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genesys

Stencil Shadows - please help me..

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Hi! i implemented stencil shadows in my little engine and they're finaly working... now i have two problems: 1.) it's slooooooooow! :( my process is the following: on startup, i store for every edge of a triangle its neighbour triangles on runtime, i do in every frame (since the light source is moving): -step1: loop through all faces and calculate, wether they are lit by the lightsource -step2: loop through all lit faces { loop through all three edges of the current lit face { if there is no neighbourface or the neighbourface isn't lit{ take the two vertices of the edge and calculate two more vertices by adding the lightvector to these two points; store all four points as quad in a list;}}} -step3: loop throug all quads and draw them to the stencil buffer (incr) using glBegin(GL_QUADS) and cull_face set to GL_BACK -step4: loop again through all quads and draw them to the stencil buffer (decr) using glBegin(GL_QUADS) and cull_face set to GL_FRONT -step5: draw a big black quad to the screen using the stencilbuffer as mask ... this i do in every frame . . . it's really slow - i'm already using shadow LOD (each shadow LOD model has between 30 and 50 triangles) is there anything i can improve or do differently to improve the performance?? result: http://neo.cycovery.com/stencil_problem1.gif 2.) the shadow shape is visible at this place, where the shadow volumes end: http://neo.cycovery.com/stencil_problem2.gif i understand why this effect appears, but i don't really know, what i could do against it (without decreasing the performance even more...) If somebody could help me on that or give me some hints, i'd really appreciate it! thanks a lot! [Edited by - genesys on November 27, 2006 12:46:47 PM]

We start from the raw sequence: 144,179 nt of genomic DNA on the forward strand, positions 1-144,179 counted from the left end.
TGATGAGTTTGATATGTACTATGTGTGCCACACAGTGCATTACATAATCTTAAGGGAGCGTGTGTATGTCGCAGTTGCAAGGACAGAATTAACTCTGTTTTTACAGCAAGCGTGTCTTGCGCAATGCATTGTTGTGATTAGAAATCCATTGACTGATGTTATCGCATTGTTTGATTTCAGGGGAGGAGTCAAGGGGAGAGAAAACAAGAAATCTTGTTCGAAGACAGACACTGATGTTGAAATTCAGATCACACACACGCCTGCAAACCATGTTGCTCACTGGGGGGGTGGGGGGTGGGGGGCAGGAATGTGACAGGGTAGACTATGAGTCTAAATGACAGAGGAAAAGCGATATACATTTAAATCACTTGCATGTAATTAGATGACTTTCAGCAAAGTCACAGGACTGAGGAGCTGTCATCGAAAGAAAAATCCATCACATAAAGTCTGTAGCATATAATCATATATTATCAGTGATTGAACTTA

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i'm not sure if this is the answer your looking for but you could cap your shadow volume to get rid of those floating artifacts below the whole city.

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Quote:
2.)
the shadow shape is visible at this place, where the shadow volumes end:
http://neo.cycovery.com/stencil_problem2.gif
i understand why this effect appears, but i don't really know, what i could do against it (without decreasing the performance even more...)


Just a shot in the dark here, but couldn't you just clip the shadow ends out down there? It looks like they're being rendered far below your map...

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by caping you mean to trace for every quad the distance to the next object in lightvector direction and use this distance to calculate the length of the quad?

i'm afraid that this decreases my performance even more . . .

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by caping you mean to trace for every quad the distance to the next object in lightvector direction and use this distance to calculate the length of the quad?


whooooa, that sentence just blew my mind....

take a look at this page:
http://www.codesampler.com/oglsrc/oglsrc_8.htm#ogl_shadow_volume

maybe youve already been there, maybe not, itll probably give you some insight anyways

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thanks for the link - but this sample is way too basic . . . my stencil shadows work - they'r just terribly slow :(